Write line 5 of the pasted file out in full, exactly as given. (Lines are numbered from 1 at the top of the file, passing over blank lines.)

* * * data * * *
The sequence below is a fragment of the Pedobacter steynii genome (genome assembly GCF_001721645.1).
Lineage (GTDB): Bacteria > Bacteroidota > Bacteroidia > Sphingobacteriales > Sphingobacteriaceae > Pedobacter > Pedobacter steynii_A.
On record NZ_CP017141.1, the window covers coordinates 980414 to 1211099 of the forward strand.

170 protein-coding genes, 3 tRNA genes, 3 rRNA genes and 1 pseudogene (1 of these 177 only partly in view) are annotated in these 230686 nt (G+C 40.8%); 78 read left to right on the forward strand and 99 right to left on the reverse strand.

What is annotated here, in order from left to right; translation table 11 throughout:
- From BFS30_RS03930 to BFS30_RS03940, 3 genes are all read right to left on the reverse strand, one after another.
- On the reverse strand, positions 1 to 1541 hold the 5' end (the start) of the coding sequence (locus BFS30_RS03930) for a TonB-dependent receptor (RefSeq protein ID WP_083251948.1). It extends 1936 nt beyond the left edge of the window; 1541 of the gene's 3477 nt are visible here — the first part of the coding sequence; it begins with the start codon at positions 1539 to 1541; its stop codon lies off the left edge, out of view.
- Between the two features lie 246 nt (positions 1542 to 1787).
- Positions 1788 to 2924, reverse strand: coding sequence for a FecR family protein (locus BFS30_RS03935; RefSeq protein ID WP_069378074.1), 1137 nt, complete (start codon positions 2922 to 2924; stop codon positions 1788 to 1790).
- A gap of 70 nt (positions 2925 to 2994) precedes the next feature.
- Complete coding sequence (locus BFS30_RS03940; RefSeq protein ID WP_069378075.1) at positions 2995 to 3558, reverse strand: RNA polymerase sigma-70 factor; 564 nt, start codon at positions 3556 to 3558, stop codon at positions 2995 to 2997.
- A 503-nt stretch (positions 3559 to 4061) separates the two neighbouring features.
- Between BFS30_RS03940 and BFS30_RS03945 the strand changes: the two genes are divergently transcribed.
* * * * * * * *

What is annotated here, in order from left to right; translation table 11 throughout: